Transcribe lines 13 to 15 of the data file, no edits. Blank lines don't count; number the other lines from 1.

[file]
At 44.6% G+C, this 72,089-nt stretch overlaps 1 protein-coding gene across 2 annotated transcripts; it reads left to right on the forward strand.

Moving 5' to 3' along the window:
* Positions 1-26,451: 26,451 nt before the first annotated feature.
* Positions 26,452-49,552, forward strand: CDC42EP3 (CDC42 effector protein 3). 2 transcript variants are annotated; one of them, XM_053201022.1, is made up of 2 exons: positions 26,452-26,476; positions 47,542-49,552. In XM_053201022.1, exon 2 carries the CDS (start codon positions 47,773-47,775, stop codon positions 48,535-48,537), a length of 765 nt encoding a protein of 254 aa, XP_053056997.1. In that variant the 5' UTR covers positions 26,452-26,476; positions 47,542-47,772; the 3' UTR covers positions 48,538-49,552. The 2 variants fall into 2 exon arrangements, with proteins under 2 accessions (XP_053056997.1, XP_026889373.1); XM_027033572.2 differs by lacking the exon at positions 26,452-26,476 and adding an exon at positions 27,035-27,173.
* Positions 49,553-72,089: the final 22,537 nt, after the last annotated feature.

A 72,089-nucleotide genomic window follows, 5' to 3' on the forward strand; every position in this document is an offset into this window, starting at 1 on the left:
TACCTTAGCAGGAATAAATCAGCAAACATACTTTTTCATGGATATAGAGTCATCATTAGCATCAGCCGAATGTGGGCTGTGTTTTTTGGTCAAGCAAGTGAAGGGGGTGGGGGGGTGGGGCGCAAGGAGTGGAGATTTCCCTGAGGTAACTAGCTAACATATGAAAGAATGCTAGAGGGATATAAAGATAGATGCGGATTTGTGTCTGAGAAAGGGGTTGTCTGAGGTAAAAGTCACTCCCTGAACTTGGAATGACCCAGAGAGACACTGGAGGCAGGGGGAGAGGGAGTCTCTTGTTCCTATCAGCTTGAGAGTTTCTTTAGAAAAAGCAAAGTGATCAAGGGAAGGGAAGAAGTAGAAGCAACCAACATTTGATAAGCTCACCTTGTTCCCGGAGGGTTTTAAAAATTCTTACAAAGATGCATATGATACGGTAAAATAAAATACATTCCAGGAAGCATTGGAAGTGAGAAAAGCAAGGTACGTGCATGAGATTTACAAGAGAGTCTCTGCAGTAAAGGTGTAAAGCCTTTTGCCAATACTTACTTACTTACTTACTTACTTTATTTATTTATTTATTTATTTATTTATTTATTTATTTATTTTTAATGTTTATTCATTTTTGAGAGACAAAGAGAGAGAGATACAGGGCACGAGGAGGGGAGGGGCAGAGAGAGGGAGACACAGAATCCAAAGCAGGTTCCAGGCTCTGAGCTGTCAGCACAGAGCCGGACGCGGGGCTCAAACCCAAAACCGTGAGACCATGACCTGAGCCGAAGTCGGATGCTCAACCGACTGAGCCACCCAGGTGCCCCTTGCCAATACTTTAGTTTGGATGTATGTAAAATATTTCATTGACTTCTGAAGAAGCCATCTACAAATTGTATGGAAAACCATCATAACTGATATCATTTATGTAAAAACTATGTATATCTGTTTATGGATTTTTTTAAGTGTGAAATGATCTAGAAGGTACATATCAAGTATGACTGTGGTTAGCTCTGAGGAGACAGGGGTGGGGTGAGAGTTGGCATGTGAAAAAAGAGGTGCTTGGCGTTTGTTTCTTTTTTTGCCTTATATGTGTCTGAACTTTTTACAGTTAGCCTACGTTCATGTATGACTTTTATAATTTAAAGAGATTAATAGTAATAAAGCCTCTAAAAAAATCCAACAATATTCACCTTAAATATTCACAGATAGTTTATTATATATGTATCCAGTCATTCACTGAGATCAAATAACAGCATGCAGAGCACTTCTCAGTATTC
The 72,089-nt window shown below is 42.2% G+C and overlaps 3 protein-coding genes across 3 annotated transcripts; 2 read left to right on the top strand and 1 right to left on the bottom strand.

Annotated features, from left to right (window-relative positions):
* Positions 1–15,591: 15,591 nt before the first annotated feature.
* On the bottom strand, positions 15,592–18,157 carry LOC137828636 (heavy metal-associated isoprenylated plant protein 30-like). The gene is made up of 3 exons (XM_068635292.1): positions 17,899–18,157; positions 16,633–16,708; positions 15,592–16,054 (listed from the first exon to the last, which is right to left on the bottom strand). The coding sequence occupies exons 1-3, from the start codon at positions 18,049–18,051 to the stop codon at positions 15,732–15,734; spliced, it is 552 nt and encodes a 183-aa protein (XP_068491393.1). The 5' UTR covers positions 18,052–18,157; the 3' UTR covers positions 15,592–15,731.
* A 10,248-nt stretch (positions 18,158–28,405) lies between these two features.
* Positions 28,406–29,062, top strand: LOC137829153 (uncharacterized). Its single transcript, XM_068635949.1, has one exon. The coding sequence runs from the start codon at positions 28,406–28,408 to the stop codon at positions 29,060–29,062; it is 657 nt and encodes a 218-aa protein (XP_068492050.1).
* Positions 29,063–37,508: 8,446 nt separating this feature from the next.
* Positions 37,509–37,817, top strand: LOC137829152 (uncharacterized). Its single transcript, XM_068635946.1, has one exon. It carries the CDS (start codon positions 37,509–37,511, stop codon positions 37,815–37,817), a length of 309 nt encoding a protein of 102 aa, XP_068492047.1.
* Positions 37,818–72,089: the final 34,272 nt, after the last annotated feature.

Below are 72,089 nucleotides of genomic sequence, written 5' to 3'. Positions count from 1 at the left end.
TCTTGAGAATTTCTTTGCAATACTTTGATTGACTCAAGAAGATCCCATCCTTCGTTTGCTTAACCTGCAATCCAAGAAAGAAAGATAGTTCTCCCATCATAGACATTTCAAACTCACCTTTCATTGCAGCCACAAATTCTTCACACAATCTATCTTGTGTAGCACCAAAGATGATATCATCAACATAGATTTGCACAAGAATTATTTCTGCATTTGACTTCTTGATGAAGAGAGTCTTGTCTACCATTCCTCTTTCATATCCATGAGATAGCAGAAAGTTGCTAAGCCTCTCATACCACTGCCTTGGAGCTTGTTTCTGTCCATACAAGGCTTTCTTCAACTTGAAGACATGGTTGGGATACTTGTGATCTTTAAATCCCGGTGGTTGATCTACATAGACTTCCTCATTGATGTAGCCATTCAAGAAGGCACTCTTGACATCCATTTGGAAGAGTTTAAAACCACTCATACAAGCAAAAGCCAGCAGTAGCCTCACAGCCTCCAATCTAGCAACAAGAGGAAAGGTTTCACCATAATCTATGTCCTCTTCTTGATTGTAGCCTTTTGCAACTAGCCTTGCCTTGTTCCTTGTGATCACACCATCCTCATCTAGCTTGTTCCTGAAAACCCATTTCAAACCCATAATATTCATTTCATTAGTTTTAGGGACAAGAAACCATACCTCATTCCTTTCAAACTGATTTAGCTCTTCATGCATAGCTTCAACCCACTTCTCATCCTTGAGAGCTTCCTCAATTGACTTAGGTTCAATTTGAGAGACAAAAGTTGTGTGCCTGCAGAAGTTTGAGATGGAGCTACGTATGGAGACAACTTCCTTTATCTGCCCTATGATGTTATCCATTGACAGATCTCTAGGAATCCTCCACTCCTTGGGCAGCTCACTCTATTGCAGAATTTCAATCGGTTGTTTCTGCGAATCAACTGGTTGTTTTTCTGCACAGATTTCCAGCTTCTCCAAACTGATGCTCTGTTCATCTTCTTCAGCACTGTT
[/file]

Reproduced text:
* Positions 28,406–29,062, top strand: LOC137829153 (uncharacterized). Its single transcript, XM_068635949.1, has one exon. The coding sequence runs from the start codon at positions 28,406–28,408 to the stop codon at positions 29,060–29,062; it is 657 nt and encodes a 218-aa protein (XP_068492050.1).
* Positions 29,063–37,508: 8,446 nt separating this feature from the next.
* Positions 37,509–37,817, top strand: LOC137829152 (uncharacterized). Its single transcript, XM_068635946.1, has one exon. It carries the CDS (start codon positions 37,509–37,511, stop codon positions 37,815–37,817), a length of 309 nt encoding a protein of 102 aa, XP_068492047.1.